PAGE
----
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#lifegoals

2000 740 Austin Barrow

#lifegoals

A couple of weeks ago, I said goodbye to a friend. As I type the word friend, it immediately falls flat. There are so many other words that would better describe our relationship; confidant, advocate, mentor, and eventually collaborator.

I received the news of his passing on a Saturday afternoon, where I was commiserating myself over the abysmal performance of the Arkansas Razorback football team, sitting on my living room couch. The news wasn’t surprising. We had long separated our regular morning coffee sessions due to his illness. The separation being long enough that seeing his face and the recall of our time together hit me deep in the chest.

As tears began to fall down my cheeks, my wife grew immediately concerned. She knows I’m a crier of high renown, and although the game was going poorly, it wasn’t that bad. I couldn’t speak. I tried, but I couldn’t get words over the top of my tongue. The words were stuck at the top of my throat, and I knew if I spoke them out loud, I would most certainly not be able to hold back the flood that I could feel welling up behind my eyes. It wasn’t the vocal acknowledgment of the passing but a physical exertion to vocalize, which I knew would prevent the hold I had on the flood.

I laid down in the bedroom for a bit. I needed a moment, a moment to recollect. The memories came flooding in, moments I hadn’t thought of in years. Conversations, jokes, stories, and silly coffee cups were racing around in my head. Work that seemed so important at the time, forgotten with some distance, was suddenly refreshed in my washy memories. Books. This man taught me how essential books could be when you find yourself awash on an island full of tasks that you have no idea how to complete.

Now over the age of forty, there is a generation of disappearing friends and family beginning to climb in number. It’s a cycle of life that we all go through, I suppose, but when you first enter the fray, it’s a little jolting. Like the increasing lines on my face, I occasionally look up and think, “What the heck happened?”

Now when that thought comes up, I see the lines, think of old friends, and the answer comes, life, my friend. Live it well and live it fully, and when you shuffle off this mortal coil, you will leave behind more smiles than tears.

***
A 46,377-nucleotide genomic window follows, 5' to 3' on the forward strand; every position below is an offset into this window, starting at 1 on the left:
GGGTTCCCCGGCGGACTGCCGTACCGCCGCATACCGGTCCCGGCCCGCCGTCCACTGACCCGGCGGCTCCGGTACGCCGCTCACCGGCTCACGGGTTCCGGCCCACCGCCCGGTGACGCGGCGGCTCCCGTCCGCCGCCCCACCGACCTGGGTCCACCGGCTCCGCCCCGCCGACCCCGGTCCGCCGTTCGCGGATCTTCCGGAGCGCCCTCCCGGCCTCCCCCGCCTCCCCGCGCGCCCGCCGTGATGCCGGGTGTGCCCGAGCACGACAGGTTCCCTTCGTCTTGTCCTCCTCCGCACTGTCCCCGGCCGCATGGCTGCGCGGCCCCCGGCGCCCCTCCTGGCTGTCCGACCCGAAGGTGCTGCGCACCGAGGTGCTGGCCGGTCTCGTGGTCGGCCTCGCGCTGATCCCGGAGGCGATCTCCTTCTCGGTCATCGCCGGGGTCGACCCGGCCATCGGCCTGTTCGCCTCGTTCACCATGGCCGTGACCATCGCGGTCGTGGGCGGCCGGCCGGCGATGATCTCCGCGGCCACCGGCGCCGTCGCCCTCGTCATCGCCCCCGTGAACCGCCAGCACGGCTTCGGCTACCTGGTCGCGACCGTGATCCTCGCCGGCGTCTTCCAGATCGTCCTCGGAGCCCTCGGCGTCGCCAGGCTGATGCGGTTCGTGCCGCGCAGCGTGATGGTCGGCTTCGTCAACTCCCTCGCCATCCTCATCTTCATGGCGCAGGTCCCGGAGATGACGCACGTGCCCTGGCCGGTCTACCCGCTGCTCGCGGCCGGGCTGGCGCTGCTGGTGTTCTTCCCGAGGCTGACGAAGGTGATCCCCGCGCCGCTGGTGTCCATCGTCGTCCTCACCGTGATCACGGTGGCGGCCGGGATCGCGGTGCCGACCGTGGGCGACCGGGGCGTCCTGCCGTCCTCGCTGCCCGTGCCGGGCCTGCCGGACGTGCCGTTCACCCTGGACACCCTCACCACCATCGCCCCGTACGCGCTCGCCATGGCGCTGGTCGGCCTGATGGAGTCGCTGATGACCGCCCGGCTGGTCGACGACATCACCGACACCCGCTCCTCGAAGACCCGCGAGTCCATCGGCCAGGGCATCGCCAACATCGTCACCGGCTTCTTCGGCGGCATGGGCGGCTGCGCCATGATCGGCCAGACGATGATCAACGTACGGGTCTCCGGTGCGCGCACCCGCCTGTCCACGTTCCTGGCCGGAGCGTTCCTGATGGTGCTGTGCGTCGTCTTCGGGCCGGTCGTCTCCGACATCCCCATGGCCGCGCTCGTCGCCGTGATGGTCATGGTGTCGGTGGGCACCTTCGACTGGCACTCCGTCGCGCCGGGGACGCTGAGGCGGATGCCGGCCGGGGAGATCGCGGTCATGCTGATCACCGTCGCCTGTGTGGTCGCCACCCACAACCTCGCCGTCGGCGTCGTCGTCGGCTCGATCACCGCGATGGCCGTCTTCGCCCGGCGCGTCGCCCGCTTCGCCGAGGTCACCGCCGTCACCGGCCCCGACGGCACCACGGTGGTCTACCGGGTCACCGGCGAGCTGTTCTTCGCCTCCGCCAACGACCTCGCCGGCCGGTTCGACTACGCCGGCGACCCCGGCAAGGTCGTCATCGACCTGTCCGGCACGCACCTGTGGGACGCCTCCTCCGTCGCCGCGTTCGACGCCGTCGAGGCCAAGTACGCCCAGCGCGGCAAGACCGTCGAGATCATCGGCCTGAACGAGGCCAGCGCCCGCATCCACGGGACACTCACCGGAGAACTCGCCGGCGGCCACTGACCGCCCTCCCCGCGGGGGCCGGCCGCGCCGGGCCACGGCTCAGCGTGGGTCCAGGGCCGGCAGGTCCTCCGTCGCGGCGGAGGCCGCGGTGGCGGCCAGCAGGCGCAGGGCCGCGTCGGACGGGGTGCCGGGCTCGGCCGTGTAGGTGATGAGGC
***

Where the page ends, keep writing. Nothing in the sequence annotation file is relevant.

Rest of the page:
A Screenplay Inspired by Real Life Events

1616 536 Austin Barrow

Take a Peek Won't You?

So, I’ve had a lot of inquiries from family and friends to let them know what I’m working on at the moment. In the past three months, I’ve written three complete screenplays, and I’d like to share my favorite with you. This was quite the learning process for me. I basically created a MasterClass for myself in screenwriting, buying six recommended books (Story Line: Finding Gold in your Life Story, Writing the TV Drama Series: How to Succeed as a Professional Writer in TV, The Writers Journey: Mythic Structure for Writers, Story: Substance, Structure, Style and the Principles of Screenwriting, and Save the Cat: The Last Book on Screenwriting You’ll Ever Need) on the subject, and consuming them as fast as I could. I also spent hours listening to current and back episodes of ScriptNotes with John August(@johnaugust) and Craig Mazin(@clmazin). I created workbooks, notes, and a lesson plan. I felt like a college professor all over again. All the while, I was pecking away at my stories.

All Up to Faith was inspired by my wife. She has taken a large bite of the American dream that so many of us wish we had the nerve to try. She is a successful entrepreneur, and she did it all on her own. Spa on Main opened over eight years ago and has been financially successful every year. Some years were more rigorous than others, but she has been an inspiration for me and many others as a person with drive, tenacity, and full of warm and engaging energy. She’s always full of creative ideas on how to further her work, and I guess it’s so inspiring because it’s all based on such a simple premise, to help others relax and find a little peace in their day.

Now the script is only loosely based on real events, and if you are a patron of my wife’s establishment and think you see yourself somewhere in this story … well, you may be correct. So, without further ado…

Below is a teaser (opening moments of the show before the title credits, for the uninitiated). If you find it intriguing, I have placed a link here and below to the full script, or you’d prefer a PDF of the teaser in proper format, you can find that HERE. Enjoy!

TEASER

EXT. DAY SPA – MORNING

The cloudy blue sky of a picture-perfect morning wraps around
a Norman Rockwell like downtown landscape. Flowers bloom,
birds CHIRP, and the sun shines.

One storefront stands out from the rest, covered in fresh
flowers and a classical hand-painted sign announcing “Faith’s
Day Spa,” above “OPENING DAY!”

A cheap compact car pulls into view and parks.

INT. FAITH’S CAR – CONTINUOUS

White knuckling the steering wheel is FAITH DAVIS, a mane of
curly hair, perfect makeup and a face full of fear.

Her eyes focus on a pitifully small diamond ring on her left
hand. She rips it off and chunks it in the back seat.

She takes a deep breath and exhales with a long calming sigh.

FAITH
(eyes closed)
Lord, give me the strength to
provide a perfect calming
environment for my customers,
provide for my son, and prove to
him his momma is not a pushover.
(then remembering)
Oh, and also finally to show that
peckerwood ex-husband of mine that
I can stand on my on two feet
without him. Amen.

She opens her eyes filled with joy and excitement until …
PLOP. A large creamy load of bird shit lands on her
windshield.

She looks up to heaven.

FAITH
Not the message I was hoping for
Lord.